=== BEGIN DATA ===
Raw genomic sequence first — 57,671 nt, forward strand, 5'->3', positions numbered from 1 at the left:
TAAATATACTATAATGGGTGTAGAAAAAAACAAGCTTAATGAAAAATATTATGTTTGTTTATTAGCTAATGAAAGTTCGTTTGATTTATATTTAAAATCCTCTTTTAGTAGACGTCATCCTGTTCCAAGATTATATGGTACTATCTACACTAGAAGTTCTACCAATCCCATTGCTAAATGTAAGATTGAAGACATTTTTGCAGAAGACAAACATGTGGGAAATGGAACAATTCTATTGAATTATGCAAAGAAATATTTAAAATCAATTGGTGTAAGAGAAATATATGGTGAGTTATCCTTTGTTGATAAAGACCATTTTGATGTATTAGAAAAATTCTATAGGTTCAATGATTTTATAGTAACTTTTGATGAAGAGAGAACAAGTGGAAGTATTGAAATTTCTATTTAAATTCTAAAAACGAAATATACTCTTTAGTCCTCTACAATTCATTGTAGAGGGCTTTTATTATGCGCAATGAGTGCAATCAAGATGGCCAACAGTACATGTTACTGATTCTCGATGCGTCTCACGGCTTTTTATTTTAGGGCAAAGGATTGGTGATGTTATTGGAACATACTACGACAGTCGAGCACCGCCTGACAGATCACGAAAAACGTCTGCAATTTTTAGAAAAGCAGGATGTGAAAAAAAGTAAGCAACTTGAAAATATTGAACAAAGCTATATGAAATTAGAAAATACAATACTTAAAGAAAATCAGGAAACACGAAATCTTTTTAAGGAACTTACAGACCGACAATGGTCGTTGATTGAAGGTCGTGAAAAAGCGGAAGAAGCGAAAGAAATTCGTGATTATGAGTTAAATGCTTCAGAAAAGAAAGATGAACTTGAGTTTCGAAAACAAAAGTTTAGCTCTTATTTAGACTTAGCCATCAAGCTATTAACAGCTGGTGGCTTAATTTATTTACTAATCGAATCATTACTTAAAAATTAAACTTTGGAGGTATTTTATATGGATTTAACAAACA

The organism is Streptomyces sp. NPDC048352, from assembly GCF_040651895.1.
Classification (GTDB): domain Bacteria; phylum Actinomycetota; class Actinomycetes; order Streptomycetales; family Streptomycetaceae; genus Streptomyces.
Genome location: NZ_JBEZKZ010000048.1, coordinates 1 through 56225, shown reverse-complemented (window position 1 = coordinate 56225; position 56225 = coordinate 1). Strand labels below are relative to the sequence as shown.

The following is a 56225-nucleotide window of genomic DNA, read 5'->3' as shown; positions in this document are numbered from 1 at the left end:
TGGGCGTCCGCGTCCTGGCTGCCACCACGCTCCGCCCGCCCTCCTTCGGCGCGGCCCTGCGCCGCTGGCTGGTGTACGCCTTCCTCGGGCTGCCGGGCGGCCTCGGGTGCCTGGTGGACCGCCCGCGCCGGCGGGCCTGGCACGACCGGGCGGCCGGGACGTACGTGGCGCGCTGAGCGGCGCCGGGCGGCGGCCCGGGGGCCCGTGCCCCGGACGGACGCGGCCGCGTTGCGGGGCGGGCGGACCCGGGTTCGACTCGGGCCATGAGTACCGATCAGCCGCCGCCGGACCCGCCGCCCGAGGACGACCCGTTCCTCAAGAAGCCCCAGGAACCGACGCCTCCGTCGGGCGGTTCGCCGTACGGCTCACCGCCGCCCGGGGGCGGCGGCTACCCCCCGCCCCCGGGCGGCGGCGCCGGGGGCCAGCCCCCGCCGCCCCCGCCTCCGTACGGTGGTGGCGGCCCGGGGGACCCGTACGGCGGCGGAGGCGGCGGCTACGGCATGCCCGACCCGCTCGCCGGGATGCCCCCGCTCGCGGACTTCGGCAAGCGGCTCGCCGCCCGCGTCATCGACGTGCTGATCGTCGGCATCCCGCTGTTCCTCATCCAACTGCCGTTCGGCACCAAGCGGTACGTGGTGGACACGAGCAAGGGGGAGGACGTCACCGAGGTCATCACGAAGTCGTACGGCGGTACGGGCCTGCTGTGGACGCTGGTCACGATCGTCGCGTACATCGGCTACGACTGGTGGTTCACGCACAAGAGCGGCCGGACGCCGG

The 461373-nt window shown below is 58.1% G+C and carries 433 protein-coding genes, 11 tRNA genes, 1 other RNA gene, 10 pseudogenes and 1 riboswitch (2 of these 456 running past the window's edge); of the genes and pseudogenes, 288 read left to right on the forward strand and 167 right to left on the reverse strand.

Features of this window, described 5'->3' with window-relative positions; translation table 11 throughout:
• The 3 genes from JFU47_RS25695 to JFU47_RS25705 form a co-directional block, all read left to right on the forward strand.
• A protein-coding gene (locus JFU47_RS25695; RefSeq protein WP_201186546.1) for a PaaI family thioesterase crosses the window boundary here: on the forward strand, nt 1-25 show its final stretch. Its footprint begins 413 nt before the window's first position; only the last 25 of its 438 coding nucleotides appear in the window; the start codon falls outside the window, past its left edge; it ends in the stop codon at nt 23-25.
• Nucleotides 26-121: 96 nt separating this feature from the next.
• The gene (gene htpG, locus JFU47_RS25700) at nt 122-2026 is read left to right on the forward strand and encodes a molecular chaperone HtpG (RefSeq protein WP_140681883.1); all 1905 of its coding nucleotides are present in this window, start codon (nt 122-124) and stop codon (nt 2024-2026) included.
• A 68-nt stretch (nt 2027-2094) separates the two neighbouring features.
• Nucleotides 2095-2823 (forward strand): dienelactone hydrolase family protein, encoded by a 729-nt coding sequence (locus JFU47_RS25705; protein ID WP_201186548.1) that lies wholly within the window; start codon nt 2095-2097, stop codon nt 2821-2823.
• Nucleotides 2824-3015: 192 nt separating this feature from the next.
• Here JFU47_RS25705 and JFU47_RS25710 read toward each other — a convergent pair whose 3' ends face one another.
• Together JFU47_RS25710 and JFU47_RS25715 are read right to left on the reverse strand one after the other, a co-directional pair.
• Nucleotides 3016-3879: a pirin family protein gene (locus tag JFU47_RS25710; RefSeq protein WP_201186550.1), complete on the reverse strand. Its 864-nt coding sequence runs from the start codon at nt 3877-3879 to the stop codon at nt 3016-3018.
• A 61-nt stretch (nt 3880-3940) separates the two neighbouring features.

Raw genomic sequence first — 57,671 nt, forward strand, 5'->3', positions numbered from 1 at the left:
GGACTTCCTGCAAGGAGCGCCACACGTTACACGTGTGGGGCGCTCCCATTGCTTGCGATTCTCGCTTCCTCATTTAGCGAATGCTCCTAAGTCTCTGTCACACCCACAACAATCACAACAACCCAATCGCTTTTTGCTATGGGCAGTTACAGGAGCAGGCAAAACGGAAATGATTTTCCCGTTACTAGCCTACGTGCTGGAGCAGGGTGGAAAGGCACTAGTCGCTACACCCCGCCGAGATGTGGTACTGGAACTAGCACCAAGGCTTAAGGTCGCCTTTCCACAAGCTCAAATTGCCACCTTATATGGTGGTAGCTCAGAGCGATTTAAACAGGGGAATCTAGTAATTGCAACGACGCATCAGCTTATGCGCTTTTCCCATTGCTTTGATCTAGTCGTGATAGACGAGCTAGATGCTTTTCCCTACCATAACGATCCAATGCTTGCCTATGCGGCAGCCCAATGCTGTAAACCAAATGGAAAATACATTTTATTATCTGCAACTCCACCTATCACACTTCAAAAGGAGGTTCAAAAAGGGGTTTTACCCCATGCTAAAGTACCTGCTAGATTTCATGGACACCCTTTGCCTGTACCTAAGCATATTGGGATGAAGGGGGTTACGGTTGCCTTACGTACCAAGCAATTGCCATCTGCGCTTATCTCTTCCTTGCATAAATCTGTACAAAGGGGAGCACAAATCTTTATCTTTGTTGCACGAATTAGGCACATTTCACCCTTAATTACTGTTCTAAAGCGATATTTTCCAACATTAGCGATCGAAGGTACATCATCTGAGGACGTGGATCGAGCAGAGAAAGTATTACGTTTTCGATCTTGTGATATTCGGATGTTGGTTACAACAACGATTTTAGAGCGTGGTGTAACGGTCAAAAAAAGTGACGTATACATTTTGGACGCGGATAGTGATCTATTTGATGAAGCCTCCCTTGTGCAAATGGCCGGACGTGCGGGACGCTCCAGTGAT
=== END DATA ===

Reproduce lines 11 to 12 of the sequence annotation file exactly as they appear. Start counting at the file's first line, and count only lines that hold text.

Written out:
• A protein-coding gene (locus JFU47_RS25695; RefSeq protein WP_201186546.1) for a PaaI family thioesterase crosses the window boundary here: on the forward strand, nt 1-25 show its final stretch. Its footprint begins 413 nt before the window's first position; only the last 25 of its 438 coding nucleotides appear in the window; the start codon falls outside the window, past its left edge; it ends in the stop codon at nt 23-25.
• Nucleotides 26-121: 96 nt separating this feature from the next.